"Well, what's the verdict?" She beamed from ear to ear and said in her broad accent,
"Doctor says there's a bun in the oven; you are going to be a father!"
Some time later the "bun" was almost baked, and as Connie emerged from a checkup at the clinic she met an old school friend. During her school years she had had a crush on him and even dated him once or twice, but in just ten years he had changed. He had lost a little hair, and working for the local newspaper at a desk job coupled with good home baking had given him a pot belly. Connie smiled as she thought that she must look the same to him, but her belly wasn't the result of lack of exercise.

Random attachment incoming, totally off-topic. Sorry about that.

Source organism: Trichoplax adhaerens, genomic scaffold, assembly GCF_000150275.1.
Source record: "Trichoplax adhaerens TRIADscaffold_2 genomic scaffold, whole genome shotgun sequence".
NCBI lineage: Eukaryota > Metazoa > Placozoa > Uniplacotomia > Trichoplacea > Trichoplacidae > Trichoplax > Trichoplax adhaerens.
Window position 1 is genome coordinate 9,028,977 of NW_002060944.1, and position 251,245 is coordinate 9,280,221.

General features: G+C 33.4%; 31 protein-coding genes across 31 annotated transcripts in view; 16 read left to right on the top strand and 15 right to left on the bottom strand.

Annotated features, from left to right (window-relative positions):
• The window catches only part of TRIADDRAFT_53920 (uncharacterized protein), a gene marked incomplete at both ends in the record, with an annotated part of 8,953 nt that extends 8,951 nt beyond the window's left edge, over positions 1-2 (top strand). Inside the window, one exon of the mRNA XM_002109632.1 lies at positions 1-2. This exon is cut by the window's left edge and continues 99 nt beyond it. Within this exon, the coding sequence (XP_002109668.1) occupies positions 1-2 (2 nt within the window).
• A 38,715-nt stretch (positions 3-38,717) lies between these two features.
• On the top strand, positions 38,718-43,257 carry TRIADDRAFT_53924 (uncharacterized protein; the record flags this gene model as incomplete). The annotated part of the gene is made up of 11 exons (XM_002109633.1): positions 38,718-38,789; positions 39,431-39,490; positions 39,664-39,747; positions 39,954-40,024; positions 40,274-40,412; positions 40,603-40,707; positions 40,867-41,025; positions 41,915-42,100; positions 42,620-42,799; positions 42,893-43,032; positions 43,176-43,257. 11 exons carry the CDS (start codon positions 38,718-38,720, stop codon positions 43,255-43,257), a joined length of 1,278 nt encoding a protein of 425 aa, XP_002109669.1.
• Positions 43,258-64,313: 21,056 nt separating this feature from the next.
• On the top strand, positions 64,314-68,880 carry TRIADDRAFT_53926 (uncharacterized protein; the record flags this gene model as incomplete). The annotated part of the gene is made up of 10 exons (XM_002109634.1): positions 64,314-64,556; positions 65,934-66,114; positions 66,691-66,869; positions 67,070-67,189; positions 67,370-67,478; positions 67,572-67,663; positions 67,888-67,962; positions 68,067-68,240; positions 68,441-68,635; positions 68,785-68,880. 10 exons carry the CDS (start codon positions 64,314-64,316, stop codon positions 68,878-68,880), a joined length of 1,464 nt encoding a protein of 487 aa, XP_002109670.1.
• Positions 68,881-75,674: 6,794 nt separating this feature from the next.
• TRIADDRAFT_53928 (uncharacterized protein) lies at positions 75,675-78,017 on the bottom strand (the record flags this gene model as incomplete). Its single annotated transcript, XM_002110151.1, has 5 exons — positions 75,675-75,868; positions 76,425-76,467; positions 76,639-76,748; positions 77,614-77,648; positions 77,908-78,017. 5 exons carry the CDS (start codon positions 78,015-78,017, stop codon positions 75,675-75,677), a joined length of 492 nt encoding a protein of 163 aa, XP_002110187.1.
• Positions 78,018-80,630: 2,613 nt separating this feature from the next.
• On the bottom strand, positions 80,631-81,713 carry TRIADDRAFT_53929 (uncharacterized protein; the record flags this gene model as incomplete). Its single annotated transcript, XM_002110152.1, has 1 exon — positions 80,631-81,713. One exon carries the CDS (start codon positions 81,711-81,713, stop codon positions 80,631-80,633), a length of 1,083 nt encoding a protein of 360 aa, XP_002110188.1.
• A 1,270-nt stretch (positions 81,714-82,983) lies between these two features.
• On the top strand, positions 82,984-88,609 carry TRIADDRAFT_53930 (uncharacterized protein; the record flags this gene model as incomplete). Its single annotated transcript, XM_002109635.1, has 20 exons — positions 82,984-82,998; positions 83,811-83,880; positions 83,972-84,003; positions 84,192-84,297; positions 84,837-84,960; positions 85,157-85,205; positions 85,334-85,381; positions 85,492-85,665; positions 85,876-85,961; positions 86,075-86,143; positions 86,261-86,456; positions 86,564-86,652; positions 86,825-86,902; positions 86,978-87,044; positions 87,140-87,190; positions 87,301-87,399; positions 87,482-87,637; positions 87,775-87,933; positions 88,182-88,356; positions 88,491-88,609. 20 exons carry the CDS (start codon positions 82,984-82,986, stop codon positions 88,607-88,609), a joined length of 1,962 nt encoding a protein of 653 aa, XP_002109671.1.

As they stood by her truck, he quizzed her on what she had been doing since the war. It took about ten minutes to fill him in on her new life. When she let slip that Jerry was with the French Resistance for four years, he raised his eyebrows and said,
"I would love to do a story about you two; nothing sensational, just a local human interest story. What do you say?" Connie knew that Jerry didn't like to boast about the war, so she smiled and said she would talk it over with him, and they agreed that he would phone her the next day.
Two weeks later, a half‑page article appeared in the local newspaper. Jerry had agreed to the story, as long as the reporter put emphasis on the fact that he was an American who had married a local girl, and not on the war. If any mention was made that he was a freedom fighter for the Resistance, people may begin thinking that he was some sort of war hero. To him the real heroes were men like Jacques and the Allied soldiers who lay dead on the beaches of Normandy.
To be continued...